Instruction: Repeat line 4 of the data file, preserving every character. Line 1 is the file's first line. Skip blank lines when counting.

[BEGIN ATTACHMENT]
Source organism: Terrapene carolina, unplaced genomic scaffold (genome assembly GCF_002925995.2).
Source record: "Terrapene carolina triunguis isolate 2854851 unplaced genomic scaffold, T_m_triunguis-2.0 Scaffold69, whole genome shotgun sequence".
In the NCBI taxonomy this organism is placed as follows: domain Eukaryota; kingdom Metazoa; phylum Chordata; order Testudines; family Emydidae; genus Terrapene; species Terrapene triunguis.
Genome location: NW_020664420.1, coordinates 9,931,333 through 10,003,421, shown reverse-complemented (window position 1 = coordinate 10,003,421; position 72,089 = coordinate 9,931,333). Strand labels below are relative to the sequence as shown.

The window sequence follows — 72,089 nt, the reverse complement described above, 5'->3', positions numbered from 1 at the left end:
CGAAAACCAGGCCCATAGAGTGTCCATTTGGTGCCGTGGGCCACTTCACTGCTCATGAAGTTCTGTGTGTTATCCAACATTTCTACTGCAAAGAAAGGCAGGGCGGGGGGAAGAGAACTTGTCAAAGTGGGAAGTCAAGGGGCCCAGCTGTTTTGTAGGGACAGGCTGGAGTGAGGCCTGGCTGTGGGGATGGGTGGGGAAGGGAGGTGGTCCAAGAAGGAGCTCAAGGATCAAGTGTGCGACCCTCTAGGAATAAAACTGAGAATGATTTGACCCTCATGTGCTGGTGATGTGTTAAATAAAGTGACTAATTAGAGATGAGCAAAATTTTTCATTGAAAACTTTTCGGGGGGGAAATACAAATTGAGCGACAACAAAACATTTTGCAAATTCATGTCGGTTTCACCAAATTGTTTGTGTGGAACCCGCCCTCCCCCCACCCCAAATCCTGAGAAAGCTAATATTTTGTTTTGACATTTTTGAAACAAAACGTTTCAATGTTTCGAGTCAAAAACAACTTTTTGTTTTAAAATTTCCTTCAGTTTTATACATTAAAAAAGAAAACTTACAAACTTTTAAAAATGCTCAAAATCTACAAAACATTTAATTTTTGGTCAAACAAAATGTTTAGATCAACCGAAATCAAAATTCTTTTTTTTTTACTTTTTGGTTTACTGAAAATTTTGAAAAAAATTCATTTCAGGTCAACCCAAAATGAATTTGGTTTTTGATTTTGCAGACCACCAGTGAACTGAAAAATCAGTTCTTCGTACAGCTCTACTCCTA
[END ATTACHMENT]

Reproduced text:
Genome location: NW_020664420.1, coordinates 9,931,333 through 10,003,421, shown reverse-complemented (window position 1 = coordinate 10,003,421; position 72,089 = coordinate 9,931,333). Strand labels below are relative to the sequence as shown.